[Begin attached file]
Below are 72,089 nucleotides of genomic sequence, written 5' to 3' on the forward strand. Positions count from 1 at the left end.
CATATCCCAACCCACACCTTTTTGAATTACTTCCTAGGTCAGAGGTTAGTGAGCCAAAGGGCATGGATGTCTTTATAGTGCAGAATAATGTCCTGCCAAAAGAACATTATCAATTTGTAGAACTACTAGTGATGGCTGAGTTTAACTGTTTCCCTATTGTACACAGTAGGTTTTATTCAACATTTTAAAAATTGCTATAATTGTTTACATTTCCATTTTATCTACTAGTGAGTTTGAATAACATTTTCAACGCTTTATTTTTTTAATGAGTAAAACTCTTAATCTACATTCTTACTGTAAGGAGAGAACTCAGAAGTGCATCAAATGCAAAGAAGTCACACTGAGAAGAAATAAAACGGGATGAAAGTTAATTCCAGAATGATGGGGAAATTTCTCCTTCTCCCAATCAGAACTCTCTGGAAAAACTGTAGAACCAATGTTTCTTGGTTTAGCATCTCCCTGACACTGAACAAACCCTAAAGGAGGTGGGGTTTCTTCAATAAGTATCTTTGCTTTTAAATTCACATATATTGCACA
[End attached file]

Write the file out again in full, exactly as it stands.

Below are 72,089 nucleotides of genomic sequence, written 5' to 3' on the forward strand. Positions count from 1 at the left end.
CATATCCCAACCCACACCTTTTTGAATTACTTCCTAGGTCAGAGGTTAGTGAGCCAAAGGGCATGGATGTCTTTATAGTGCAGAATAATGTCCTGCCAAAAGAACATTATCAATTTGTAGAACTACTAGTGATGGCTGAGTTTAACTGTTTCCCTATTGTACACAGTAGGTTTTATTCAACATTTTAAAAATTGCTATAATTGTTTACATTTCCATTTTATCTACTAGTGAGTTTGAATAACATTTTCAACGCTTTATTTTTTTAATGAGTAAAACTCTTAATCTACATTCTTACTGTAAGGAGAGAACTCAGAAGTGCATCAAATGCAAAGAAGTCACACTGAGAAGAAATAAAACGGGATGAAAGTTAATTCCAGAATGATGGGGAAATTTCTCCTTCTCCCAATCAGAACTCTCTGGAAAAACTGTAGAACCAATGTTTCTTGGTTTAGCATCTCCCTGACACTGAACAAACCCTAAAGGAGGTGGGGTTTCTTCAATAAGTATCTTTGCTTTTAAATTCACATATATTGCACA